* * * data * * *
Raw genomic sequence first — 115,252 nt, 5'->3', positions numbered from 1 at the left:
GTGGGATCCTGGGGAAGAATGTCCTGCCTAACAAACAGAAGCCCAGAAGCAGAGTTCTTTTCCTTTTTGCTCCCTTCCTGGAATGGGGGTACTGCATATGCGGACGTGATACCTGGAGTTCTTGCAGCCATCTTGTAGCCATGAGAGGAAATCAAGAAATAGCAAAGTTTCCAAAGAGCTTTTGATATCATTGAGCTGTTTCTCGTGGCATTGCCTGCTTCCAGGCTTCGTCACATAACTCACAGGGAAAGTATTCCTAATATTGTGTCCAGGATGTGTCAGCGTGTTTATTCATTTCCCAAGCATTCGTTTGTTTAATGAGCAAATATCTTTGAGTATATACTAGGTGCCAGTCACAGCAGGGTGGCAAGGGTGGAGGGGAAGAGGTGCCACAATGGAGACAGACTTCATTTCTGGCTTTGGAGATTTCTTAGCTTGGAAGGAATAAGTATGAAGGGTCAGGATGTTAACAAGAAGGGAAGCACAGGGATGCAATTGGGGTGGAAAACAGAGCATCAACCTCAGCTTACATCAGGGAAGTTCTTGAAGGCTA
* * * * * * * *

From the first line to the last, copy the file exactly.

Raw genomic sequence first — 115,252 nt, 5'->3', positions numbered from 1 at the left:
GTGGGATCCTGGGGAAGAATGTCCTGCCTAACAAACAGAAGCCCAGAAGCAGAGTTCTTTTCCTTTTTGCTCCCTTCCTGGAATGGGGGTACTGCATATGCGGACGTGATACCTGGAGTTCTTGCAGCCATCTTGTAGCCATGAGAGGAAATCAAGAAATAGCAAAGTTTCCAAAGAGCTTTTGATATCATTGAGCTGTTTCTCGTGGCATTGCCTGCTTCCAGGCTTCGTCACATAACTCACAGGGAAAGTATTCCTAATATTGTGTCCAGGATGTGTCAGCGTGTTTATTCATTTCCCAAGCATTCGTTTGTTTAATGAGCAAATATCTTTGAGTATATACTAGGTGCCAGTCACAGCAGGGTGGCAAGGGTGGAGGGGAAGAGGTGCCACAATGGAGACAGACTTCATTTCTGGCTTTGGAGATTTCTTAGCTTGGAAGGAATAAGTATGAAGGGTCAGGATGTTAACAAGAAGGGAAGCACAGGGATGCAATTGGGGTGGAAAACAGAGCATCAACCTCAGCTTACATCAGGGAAGTTCTTGAAGGCTA